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Grain, hate it or embrace it!

LensBrew
Prime Creator

This is a discussion I've had with some of my staff photographers. I always find it fun to hear the arguments of such divisive topic.

The question that I've asked them was: Would you capture a soft image to avoid grain, of embrace the grain and get a sharp image? The question was around indoor sports and performance arts, but let's include all genres here. It was interesting to hear what new photographers point of view, but was shocked with a couple of senior photographers opinions.

Personally, I used to hate grain and it was my immortal nemesis. But few years ago, my point of view changed. Not only did I embrace the grain for the sharp images, but I see how beautiful grain can be and how it is part of the story in some places.

Where do you stand on grain? And let's leave the de-noising tools for another discussion.

4 REPLIES 4

DonSmith
Key Contributor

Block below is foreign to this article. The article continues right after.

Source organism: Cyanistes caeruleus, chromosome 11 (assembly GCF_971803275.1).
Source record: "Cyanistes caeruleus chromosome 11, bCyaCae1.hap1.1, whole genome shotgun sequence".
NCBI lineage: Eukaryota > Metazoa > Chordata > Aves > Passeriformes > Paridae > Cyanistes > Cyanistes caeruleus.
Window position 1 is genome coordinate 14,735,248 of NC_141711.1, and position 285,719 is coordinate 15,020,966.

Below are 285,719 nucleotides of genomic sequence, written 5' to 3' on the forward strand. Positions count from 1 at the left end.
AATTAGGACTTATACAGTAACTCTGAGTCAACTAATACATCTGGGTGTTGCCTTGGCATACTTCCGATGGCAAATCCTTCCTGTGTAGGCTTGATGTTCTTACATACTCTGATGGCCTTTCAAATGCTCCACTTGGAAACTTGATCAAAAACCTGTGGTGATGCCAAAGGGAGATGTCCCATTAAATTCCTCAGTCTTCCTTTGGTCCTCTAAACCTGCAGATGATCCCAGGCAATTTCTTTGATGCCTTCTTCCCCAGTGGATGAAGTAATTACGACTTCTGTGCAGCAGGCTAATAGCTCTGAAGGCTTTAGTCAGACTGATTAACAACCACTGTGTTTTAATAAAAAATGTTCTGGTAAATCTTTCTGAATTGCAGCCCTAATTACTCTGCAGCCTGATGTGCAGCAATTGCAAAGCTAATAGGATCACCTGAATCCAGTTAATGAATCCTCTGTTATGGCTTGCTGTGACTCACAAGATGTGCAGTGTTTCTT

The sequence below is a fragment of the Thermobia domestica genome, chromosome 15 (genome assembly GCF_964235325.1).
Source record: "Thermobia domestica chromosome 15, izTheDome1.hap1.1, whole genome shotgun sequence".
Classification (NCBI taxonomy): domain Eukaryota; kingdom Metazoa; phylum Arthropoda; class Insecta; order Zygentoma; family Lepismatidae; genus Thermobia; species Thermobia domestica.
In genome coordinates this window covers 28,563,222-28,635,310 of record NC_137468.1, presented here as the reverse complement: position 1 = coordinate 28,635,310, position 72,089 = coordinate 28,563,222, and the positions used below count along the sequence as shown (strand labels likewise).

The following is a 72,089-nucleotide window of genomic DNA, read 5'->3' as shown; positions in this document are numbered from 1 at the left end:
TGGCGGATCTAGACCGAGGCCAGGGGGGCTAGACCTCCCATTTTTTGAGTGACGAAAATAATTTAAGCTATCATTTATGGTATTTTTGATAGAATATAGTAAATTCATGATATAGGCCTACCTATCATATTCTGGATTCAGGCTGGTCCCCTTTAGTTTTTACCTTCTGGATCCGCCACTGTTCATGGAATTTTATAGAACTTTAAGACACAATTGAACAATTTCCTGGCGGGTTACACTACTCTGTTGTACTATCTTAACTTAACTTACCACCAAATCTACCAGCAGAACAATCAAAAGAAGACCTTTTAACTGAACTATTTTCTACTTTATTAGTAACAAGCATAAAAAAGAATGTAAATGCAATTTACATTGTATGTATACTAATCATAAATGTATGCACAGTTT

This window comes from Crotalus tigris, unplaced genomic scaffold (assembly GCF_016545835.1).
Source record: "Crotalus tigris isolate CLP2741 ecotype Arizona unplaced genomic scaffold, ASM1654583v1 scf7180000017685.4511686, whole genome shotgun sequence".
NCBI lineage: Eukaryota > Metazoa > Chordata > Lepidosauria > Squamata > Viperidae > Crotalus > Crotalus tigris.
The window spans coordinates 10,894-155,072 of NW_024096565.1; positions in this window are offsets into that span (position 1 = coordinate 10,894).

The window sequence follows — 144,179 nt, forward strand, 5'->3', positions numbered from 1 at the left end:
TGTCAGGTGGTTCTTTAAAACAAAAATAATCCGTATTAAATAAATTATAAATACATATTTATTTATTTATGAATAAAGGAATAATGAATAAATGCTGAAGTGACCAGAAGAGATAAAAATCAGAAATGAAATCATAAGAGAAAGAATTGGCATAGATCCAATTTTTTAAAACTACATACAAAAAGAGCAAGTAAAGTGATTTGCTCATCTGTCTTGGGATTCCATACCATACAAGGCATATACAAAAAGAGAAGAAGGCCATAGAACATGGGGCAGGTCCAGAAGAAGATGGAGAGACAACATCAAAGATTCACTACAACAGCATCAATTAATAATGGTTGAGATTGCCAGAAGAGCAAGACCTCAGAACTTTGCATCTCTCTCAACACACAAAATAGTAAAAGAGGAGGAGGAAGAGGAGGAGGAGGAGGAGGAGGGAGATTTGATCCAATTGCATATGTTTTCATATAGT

Bottom line: if the image is soft - especially in sports - it is not worth keeping... Get it sharp and deal with the grain in post.

The number of times I had to say exactly that to some of the staff photographers. Personally I don't mind leaving it as is when it looks really nice. But I've seen some that fight it like the plague. Either slow shutter speed for the softest image, or 100% denoise in post rendering a weird image.

But what I've found funny are the people on the other side of the coin. Perfectly lit subjects and sharp at 100 ISO, then they add a great amount of grain in post. I understand it is a style and aesthetic, but when I tell my staff about them they react the same as spraying Dracula with holy water.

tonygale
Prime Creator

Maybe because I started with film, I would go for sharp with grain/noise everytime

When we shot film we didn't see the photos digitally, it was the final product that we saw and admired. Not to mention that was analog grain and felt as part of the image.

I believe using the word "noise" is what giving grain a bad reputation with newer photographers. Digital noise is undesirable in all electronics applications, and since photography became digital it is seen by many as a bad property. And electronic monitors gives the opportunity to pixel peep and forget about the big picture (pun intended). I understand the desire for clean images, but it is my pet-peeve when a photographer believes a soft clean image is more desirable than a sharp and grainy one. Worst when they are one of my photographers, but they're students and I have to help them learn.